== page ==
On the other hand, Royal Malmuks with a sword upgrade produced in a citadel with an armor factory are 100% pwnage material. I am very pleased with them, and they are worth every florin of their exceedingly high cost. They are well over 1,000 florins to recruit once you add in the upgrades and cost 350 florins of upkeep, but damn are they good. They are one of very few units that are capable of going toe-to-toe with the Mongol heavy cavalry units.

    I also must admit that the Malmuk Archers remained useful for much longer than I had anticipated. They have a base armor rating of 15, which I have improved considerably. Even though they still only have an attack rating of 8, that's good enough if you don't have to worry about losing many troops to opposing arrow fire, and 15 is good enough to make you take few casaulties from enemy missiles. I would probably rank them as the third-best unit in terms of cavalry missile units in the game. They are inferior to the heavy cavalry archers the Mongols produce, but you can't play the Mongols. Among playable factions, they are second only to the Moorish Camel Gunners.
     
  4. henkie

    henkie Hammertime Resourceful Adored Veteran New Server Contributor [2012] (for helping Sorcerer's Place lease a new, more powerful server!)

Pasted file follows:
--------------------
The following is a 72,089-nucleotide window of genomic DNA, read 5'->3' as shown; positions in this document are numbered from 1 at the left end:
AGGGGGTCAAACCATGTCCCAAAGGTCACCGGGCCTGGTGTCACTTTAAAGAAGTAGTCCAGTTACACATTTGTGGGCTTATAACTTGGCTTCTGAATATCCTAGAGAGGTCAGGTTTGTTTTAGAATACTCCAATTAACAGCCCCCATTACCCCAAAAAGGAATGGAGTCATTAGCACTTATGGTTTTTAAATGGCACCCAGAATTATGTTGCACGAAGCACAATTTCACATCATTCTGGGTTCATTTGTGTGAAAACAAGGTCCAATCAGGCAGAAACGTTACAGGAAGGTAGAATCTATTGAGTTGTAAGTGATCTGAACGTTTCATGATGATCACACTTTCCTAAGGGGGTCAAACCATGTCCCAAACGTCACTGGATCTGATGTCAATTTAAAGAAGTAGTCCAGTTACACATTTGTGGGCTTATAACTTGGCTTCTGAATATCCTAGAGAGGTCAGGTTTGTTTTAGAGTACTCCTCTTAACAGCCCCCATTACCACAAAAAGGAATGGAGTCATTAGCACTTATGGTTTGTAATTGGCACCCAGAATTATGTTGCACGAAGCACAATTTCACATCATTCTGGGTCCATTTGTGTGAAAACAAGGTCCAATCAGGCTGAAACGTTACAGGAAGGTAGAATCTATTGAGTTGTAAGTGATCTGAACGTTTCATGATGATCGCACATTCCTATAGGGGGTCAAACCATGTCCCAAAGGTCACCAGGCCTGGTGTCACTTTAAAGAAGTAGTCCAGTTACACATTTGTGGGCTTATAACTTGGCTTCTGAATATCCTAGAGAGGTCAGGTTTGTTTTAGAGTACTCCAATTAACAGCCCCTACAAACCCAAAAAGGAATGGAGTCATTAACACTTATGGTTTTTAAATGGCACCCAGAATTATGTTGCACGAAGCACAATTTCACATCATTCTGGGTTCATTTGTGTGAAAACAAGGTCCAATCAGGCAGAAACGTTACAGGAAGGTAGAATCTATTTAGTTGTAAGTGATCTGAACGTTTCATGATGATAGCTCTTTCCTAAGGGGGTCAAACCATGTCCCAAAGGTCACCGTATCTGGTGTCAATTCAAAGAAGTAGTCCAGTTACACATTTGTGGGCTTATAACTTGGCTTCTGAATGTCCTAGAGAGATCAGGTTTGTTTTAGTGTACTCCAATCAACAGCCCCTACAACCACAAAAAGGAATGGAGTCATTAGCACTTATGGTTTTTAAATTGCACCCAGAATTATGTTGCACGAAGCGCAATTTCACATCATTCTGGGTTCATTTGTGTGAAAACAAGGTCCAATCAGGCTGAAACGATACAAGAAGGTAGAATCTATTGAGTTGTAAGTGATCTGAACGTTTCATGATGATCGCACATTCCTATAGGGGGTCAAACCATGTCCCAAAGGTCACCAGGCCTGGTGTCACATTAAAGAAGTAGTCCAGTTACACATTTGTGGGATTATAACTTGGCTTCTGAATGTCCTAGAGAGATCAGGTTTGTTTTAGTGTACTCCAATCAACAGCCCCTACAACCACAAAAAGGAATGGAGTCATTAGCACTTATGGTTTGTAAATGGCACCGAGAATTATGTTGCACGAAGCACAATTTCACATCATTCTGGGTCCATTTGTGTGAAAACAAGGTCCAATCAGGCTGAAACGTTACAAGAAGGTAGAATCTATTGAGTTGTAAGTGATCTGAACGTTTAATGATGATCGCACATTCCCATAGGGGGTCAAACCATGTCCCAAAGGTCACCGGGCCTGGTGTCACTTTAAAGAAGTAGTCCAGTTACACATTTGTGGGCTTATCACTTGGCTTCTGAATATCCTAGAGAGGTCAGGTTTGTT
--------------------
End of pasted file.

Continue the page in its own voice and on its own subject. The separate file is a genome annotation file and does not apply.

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    Ah, I see there's still a use for diplomats, apart from the obvious early game trading rights gathering.

    Actually, in my experience with England (which was back in december), it did appear that way. I haven't attacked many non-excommunicated factions at all in my current game with Sicily, so I haven't a lot of experience with this.

    Since the only factions I've played so far (England and Sicily) had in their description 'weak cavalry', and since I'm not finding their cavalry that weak at all, I have been planning to play my next game with a faction that has strong cavalry, to see what that's like. Personally, I had been thinking of France or Poland (and I believe Russia has strong cavalry as well), and I guess I can add Egypt to that list as well.

    Since you've played so many factions, which do you think has the most powerful cavalry of these factions?

    And seeing you mention all those defense and attack ratings, reminded me of something I discovered yesterday. I had always assumed that those experience chevrons must be good for something, but only yesterday did I discover that units with more chevrons actually have better attack and defense rating. Globally speaking, the defense and attack rating increases with each color of those chevrons, but it might be that it increases in between those levels of experience as well. It just makes me love my experienced units even more.